When I pick up my phone, I see colorful icons that each promise something new. A new text from a friend. A new email with a response to my question. A new notification of people liking my post. A new comment from someone admiring my photo. New excitement awaits every finger tap. This handheld computer is my connection to unending discoveries. Hours can go by as I satisfy my every curiosity on a device where I am in complete control. I can look up long-lost friends. I have an endless supply of laughter from standup comedians to cat videos on YouTube. Google produces results for every search. Endless entertainment awaits me on Netflix. Amazon will bring me anything I want with a couple taps on the screen. I find myself browsing aimlessly even after responding to a text.
The phone is strangely captivating and satisfying. I notice when I’m in the phone zone that my first reaction is annoyance if my wife initiates conversation or my cat wants to play. I used to be an avid reader, but now I gravitate to the 500-word essay online instead of the 500-page book. It’s almost as if the phone is scratching my itch for connecting and learning but in a swifter and safer fashion. The learning, interaction, and relationship I once sought from the real world are now satisfied digitally. The relational implications are numerous. Why meet face to face when you can keep up with others on your terms with Facebook? Why bother with needless pleasantries of a phone call when a quick text will get the needed information? Why be modest when Instagram showcases your most attractive pics? Why risk rejection when porn is so easily available? Why hold back your disgust when you can verbally destroy your enemy on Twitter?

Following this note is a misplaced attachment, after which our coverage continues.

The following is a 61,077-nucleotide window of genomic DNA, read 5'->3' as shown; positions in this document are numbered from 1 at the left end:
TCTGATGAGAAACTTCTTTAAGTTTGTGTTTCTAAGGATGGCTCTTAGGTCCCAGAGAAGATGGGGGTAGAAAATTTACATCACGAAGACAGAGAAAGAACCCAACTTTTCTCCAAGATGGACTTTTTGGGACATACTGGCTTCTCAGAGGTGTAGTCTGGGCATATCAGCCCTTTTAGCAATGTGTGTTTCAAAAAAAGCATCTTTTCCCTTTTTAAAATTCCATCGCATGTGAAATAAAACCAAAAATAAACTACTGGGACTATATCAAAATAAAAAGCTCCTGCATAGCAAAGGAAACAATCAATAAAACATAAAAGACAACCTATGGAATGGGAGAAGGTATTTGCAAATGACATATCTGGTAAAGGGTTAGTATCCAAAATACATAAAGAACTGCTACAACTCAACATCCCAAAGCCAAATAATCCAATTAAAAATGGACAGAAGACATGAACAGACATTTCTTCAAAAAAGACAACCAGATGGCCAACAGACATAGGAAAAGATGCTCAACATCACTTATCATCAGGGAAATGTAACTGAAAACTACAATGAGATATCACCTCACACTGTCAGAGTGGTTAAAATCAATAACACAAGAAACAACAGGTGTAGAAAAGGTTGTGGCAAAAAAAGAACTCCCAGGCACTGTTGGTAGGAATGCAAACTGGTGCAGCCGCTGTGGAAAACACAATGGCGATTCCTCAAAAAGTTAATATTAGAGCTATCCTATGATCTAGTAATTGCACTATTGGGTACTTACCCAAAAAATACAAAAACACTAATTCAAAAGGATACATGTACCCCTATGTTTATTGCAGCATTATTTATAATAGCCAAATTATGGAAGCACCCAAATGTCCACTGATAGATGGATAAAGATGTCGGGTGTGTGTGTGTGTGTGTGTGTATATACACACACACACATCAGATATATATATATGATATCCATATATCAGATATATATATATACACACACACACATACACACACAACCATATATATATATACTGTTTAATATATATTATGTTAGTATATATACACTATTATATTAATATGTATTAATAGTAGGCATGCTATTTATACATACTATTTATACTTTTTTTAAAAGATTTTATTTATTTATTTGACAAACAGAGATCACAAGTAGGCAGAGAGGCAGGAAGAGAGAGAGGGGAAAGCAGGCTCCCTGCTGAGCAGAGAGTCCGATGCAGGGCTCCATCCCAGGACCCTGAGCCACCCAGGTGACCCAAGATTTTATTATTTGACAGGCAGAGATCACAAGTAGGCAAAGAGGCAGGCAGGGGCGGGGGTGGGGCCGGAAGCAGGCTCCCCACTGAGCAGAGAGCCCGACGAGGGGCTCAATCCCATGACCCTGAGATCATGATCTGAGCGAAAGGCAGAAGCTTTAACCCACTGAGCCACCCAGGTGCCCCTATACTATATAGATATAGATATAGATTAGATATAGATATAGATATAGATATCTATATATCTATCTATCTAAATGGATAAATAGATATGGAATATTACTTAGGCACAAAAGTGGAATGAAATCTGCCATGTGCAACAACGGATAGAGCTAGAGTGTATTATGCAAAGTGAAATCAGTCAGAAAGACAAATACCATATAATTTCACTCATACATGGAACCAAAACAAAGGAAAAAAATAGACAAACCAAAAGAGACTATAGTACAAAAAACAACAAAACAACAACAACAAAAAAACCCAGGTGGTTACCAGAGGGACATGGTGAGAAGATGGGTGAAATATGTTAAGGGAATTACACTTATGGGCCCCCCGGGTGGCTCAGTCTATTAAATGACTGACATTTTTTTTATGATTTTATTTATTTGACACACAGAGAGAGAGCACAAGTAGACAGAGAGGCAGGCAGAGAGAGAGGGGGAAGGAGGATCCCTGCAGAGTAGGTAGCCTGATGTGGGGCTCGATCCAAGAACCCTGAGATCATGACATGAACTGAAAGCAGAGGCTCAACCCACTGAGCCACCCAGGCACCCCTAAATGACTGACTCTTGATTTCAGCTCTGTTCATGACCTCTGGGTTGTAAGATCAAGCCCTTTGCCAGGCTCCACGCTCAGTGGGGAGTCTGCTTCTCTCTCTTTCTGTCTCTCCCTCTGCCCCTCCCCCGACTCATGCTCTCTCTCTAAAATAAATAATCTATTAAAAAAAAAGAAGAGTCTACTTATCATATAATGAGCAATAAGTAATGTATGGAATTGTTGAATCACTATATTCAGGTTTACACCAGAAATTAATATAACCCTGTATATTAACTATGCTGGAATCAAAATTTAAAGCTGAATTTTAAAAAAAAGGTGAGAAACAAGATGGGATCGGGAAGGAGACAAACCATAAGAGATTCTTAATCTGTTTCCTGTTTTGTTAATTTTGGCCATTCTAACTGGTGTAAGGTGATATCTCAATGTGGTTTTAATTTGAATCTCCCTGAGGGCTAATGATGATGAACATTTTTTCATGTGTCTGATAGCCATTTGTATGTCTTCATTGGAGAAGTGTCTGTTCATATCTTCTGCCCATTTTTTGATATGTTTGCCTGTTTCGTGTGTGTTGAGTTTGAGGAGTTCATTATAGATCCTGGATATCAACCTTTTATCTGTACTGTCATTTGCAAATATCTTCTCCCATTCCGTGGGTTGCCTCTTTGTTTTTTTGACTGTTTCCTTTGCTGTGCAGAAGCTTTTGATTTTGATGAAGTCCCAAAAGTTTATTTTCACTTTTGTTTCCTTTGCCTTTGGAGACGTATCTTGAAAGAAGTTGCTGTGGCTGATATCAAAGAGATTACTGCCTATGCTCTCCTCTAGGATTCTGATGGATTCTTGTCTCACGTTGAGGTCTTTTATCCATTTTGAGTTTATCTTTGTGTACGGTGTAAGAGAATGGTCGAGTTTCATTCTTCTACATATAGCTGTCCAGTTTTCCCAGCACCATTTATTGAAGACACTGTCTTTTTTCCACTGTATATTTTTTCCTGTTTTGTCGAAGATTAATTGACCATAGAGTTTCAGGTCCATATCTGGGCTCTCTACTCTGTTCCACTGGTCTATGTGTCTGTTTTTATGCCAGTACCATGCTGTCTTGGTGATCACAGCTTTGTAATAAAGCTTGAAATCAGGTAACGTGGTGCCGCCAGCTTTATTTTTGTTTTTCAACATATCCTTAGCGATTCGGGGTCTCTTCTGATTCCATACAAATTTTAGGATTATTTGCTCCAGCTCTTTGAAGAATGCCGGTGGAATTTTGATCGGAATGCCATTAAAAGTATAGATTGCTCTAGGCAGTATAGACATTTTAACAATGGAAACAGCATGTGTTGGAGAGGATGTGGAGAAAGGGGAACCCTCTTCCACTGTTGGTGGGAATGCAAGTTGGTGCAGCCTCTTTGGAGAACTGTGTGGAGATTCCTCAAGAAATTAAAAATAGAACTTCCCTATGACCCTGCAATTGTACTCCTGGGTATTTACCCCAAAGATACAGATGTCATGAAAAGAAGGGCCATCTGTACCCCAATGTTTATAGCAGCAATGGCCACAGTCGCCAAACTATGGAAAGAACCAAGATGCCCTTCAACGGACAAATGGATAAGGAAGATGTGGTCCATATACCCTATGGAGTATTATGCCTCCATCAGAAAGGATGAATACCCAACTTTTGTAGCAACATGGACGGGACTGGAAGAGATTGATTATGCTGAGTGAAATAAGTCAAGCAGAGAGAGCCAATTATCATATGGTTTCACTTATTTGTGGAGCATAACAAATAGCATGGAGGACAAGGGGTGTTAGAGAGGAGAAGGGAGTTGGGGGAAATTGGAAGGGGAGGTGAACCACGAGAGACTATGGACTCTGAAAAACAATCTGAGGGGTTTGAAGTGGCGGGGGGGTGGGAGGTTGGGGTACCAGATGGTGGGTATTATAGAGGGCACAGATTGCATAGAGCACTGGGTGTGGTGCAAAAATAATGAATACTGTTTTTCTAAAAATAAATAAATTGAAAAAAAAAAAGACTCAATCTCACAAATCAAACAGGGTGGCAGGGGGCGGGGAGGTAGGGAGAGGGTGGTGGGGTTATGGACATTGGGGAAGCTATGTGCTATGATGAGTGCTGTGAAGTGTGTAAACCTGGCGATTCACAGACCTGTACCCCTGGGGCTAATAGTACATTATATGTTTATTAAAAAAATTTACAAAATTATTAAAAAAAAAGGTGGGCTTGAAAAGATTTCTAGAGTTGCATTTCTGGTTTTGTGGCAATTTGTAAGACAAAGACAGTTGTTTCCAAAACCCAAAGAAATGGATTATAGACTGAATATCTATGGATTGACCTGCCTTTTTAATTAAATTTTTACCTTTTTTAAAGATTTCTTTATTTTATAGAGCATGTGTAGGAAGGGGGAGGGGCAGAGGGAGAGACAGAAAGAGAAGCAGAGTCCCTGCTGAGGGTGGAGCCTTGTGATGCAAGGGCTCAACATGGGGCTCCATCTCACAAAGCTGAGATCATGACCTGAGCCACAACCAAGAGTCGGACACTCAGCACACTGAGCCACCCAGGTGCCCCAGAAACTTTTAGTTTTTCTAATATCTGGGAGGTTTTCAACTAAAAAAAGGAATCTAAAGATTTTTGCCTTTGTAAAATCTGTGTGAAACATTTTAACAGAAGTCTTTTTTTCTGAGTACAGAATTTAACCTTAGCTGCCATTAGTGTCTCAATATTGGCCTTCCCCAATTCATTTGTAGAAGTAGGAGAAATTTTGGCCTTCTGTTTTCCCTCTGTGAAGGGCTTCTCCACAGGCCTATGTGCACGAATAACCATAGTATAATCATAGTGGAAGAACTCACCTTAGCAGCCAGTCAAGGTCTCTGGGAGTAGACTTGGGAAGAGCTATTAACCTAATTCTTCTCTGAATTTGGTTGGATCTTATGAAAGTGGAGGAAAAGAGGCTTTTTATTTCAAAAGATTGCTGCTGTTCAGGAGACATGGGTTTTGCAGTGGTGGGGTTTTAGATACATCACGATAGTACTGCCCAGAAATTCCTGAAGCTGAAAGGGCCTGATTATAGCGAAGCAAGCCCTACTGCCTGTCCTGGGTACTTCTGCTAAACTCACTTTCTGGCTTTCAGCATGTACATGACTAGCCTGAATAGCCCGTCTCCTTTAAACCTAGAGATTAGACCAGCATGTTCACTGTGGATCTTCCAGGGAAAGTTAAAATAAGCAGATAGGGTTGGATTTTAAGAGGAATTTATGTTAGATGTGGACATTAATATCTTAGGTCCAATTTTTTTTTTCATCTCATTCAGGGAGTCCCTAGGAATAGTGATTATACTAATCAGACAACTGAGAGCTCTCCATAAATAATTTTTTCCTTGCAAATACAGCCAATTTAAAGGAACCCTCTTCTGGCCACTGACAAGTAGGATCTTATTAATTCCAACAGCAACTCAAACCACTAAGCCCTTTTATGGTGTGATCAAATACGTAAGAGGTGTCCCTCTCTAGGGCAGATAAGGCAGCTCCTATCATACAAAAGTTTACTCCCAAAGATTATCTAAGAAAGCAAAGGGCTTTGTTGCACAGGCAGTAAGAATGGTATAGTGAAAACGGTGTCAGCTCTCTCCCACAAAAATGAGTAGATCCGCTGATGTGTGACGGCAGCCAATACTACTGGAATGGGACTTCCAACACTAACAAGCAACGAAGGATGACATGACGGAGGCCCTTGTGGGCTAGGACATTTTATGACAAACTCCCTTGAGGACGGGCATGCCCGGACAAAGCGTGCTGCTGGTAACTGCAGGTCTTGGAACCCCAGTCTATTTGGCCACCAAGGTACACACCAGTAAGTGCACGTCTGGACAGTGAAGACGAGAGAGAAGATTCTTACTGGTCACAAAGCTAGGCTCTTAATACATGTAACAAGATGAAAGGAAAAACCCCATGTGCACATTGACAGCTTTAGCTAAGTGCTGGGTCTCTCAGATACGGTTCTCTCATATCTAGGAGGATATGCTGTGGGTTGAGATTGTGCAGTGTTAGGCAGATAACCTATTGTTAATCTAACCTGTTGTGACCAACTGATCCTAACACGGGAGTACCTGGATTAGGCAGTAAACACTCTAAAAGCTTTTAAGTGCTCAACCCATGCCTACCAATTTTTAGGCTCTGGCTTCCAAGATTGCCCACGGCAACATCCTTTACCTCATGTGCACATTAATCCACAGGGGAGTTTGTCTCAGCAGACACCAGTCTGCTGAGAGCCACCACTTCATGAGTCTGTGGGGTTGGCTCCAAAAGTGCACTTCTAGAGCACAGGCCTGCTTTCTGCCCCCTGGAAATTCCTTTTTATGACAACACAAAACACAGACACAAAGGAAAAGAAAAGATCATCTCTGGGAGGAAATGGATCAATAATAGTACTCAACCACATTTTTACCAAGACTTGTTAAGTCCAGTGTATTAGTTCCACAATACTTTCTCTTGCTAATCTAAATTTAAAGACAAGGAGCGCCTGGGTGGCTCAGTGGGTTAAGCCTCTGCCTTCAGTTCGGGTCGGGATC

The phone offers a spiritual experience. I am in complete control on this device that obeys my every swipe and tap. The phone never leaves me. It gives me eyes and ears all over the world. The phone leads me where I need to go with GPS, or gives me a ride on Uber. The phone provides groceries with Shipt and any meal I desire with Doordash. Google instantly knows the answer to my every question.
The phone experience has an addictive power of triggering the brain’s reward center so that we keep going back for more. People would rather lose a finger than their phone. People would prefer to be without their spouse or dog and go without sex, exercise and vacations than be without their phone.
This is a powerful device. Phones are seemingly scratching the itch that once was satisfied by communion with God and fellowship of believers. The heart’s need for God is being eclipsed by the stimulating glow of a small screen.
The sky is not falling